Creating the Wallich Catalogue Online
Heleen undertook the next stage in 2012 by placing digital markers on all collection-level elements and coding them with the Edinburgh Notation, which she developed with Mark. This process showed just how idiosyncratic and error-strewn Wallich’s numbering system was, and refining the notation took many months.
This was as far as the Wallich Cruncher software would go, and Roger developed its replacement using Drupal – the same software that is currently used to display the Wallich Catalogue Online. Roger created image fragments using the entry and collection-level mark-up, and arranged for all the different fragments that related to one single entry to be displayed together. For the first time users could easily see Wallich’s many additions, annotations and corrections alongside the original entry. The result was a useful online resource that people were already starting to value.
However, specific collection information still needed to be entered into the system for it to fulfil its potential. This was a large task – there were thought to be ca. 20,000 collections – and one that was not at all straightforward. Wallich’s handwriting is difficult to read, and he frequently uses non-standard abbreviations, peculiar spellings and latinised forms. The opportunity to move forward with this came with the digitisation of the 'Wallich Herbarium' at Royal Botanic Gardens, Kew, in 2014, because the information in the Wallich Catalogue Online provides important data for the specimens.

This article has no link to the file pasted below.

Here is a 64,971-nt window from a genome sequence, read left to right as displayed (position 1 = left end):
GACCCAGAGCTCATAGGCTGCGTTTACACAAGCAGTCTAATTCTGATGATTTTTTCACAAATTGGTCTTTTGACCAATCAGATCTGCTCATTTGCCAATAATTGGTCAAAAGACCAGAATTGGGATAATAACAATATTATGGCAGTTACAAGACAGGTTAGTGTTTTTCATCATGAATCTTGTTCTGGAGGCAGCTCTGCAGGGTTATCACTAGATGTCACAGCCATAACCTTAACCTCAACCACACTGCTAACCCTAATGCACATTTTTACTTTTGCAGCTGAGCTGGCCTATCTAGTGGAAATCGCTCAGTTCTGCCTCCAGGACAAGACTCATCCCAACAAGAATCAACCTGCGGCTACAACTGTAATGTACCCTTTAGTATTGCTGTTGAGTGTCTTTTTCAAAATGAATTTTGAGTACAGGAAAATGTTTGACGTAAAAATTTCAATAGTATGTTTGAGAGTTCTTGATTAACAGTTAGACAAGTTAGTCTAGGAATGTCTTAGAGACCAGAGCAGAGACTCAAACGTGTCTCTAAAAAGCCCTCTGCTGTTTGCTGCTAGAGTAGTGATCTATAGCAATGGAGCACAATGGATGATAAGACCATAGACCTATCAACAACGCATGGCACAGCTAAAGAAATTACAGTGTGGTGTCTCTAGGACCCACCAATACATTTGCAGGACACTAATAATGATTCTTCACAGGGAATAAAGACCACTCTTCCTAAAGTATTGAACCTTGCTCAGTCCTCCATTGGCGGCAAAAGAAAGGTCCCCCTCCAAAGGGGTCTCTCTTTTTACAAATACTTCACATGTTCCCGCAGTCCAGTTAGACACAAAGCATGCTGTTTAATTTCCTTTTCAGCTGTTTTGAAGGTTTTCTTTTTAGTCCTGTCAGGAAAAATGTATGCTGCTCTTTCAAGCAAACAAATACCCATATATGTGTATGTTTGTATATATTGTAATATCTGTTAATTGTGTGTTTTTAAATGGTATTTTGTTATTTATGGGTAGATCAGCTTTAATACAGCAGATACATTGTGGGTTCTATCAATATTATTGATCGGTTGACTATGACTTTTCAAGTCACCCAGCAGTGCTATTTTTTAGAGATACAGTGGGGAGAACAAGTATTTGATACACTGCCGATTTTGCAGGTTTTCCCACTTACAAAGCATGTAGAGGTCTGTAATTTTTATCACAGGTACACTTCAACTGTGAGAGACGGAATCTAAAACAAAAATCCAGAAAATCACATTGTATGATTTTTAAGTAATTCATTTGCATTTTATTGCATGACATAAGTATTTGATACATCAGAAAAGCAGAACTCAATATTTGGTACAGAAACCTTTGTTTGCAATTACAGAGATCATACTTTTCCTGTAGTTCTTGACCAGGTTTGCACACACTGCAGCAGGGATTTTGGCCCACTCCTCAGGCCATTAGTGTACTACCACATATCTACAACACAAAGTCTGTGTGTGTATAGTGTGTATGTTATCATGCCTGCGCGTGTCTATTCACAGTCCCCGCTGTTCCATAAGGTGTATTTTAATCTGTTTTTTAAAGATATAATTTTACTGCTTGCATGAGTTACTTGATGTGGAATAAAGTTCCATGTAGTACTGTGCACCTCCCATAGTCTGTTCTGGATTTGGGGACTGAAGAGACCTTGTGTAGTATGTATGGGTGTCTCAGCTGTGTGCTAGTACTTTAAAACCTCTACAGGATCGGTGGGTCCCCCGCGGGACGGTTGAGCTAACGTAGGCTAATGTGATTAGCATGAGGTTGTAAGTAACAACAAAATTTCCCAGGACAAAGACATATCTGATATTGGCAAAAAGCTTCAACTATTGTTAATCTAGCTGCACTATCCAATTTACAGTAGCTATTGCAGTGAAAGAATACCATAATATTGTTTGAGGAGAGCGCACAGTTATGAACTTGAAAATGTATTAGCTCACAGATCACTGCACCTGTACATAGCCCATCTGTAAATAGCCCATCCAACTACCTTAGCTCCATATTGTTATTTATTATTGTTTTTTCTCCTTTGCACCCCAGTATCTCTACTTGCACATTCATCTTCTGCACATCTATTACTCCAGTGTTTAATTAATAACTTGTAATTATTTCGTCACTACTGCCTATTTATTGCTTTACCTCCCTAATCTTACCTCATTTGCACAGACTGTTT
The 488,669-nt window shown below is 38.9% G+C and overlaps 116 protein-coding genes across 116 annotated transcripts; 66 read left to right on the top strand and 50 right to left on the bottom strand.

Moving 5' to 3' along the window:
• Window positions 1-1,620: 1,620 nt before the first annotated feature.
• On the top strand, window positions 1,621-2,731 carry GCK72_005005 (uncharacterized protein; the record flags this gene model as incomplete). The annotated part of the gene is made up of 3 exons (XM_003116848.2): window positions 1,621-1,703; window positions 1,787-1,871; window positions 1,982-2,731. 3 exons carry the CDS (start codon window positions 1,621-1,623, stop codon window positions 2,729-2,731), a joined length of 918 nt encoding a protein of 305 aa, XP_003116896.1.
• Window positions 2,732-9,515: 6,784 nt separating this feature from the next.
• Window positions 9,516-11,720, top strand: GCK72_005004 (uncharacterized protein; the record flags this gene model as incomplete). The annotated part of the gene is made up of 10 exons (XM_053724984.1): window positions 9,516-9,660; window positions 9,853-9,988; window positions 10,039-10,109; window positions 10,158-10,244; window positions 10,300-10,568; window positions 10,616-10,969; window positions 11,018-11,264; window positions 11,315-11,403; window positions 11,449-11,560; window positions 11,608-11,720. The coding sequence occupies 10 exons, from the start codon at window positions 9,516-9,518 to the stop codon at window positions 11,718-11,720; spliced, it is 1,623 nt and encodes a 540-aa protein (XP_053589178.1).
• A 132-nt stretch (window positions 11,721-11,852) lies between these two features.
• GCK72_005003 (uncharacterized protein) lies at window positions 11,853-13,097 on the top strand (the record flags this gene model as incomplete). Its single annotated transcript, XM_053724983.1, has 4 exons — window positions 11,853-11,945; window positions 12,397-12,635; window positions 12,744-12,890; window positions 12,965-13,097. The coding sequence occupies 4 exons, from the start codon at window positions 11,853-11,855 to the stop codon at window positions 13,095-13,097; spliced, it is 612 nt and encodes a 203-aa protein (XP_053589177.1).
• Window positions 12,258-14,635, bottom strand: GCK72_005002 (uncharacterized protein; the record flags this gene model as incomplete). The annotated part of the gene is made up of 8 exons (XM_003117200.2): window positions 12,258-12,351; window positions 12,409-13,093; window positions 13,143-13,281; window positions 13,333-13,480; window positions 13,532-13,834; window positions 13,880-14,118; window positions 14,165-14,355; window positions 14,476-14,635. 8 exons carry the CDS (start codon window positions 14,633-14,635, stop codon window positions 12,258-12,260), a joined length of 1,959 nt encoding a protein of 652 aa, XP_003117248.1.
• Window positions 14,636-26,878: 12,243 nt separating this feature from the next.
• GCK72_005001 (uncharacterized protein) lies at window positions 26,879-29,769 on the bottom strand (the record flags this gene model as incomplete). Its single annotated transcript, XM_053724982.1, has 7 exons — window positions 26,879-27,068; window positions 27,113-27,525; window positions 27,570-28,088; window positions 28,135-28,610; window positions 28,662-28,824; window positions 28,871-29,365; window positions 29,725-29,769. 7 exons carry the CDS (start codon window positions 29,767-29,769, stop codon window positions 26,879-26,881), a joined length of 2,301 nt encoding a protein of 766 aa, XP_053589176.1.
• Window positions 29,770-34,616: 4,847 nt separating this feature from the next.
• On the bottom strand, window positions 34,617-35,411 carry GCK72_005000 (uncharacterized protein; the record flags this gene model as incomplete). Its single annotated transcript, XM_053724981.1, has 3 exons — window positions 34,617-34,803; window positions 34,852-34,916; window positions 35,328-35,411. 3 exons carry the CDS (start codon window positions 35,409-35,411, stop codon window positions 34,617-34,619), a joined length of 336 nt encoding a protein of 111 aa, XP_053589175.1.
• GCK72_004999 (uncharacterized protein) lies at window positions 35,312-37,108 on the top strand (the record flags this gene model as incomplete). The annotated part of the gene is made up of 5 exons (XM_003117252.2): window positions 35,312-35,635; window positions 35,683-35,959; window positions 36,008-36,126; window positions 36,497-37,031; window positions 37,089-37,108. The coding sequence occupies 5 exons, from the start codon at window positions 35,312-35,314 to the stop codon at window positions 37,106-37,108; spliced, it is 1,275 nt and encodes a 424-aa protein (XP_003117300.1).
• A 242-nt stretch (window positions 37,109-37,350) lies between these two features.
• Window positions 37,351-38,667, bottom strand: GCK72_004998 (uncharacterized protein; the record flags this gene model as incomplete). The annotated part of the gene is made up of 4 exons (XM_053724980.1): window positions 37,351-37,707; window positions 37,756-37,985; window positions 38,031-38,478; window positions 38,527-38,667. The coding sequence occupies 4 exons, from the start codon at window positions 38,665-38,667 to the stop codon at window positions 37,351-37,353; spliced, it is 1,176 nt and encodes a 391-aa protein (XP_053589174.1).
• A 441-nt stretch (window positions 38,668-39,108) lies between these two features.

RBGs Kew and Edinburgh joined hands, with Kew’s team led by Jonathan Krieger and Tim Utteridge. Since the IDC glossary and gazetteer (Smith & Parson, 1971) was known to contain errors, Heleen created new standardized lists of the 41 collectors, 570 localities, 13 herbarium and 22 cultivated sources that were cited in the Wallich Catalogue. Heleen also produced ‘helper files’ to explain Wallich’s handwriting, abbreviations and Latin phrases, which Helen Hartley and Katherine Harrington used when they transcribed the collection information. Heleen’s lists and helper files have since been incorporated into the Wallich Catalogue Online.http://apps.kew.org/herbcat/navigator.do) where the specimens can be found by searching for the project tag "East India Company Herbarium”.
The final stage before the public release was undertaken by Jonathan, Heleen and Mark. This consisted of incorporating links between herbarium specimen images at Kew and relevant collections in the Wallich Catalogue, as well as extensive quality control and data integrity checking. Roger continued to develop the software and data outputs that were needed for these steps, and he implemented the public user interface which incorporated designs by Caroline Muir.
Heleen, Roger and Mark continue to maintain the Wallich Catalogue Online, correcting mistakes and looking to link to other online herbaria which have specimens from theh Wallichian Distribution.
Those involved in the project would like to recognise the institutional support of RBG Edinburgh and RBG Kew, and generous financial assistance from The Andrew W. Mellon Foundation, BHL-Europe, Sibbald Trust and Friends of RBG Edinburgh.
Smith, A.R. & Parson, T.J. (ca. 1970). The Wallich Herbarium (the herbarium of the east indian company) on microfiche. Inter Documentation Company AG: Zug.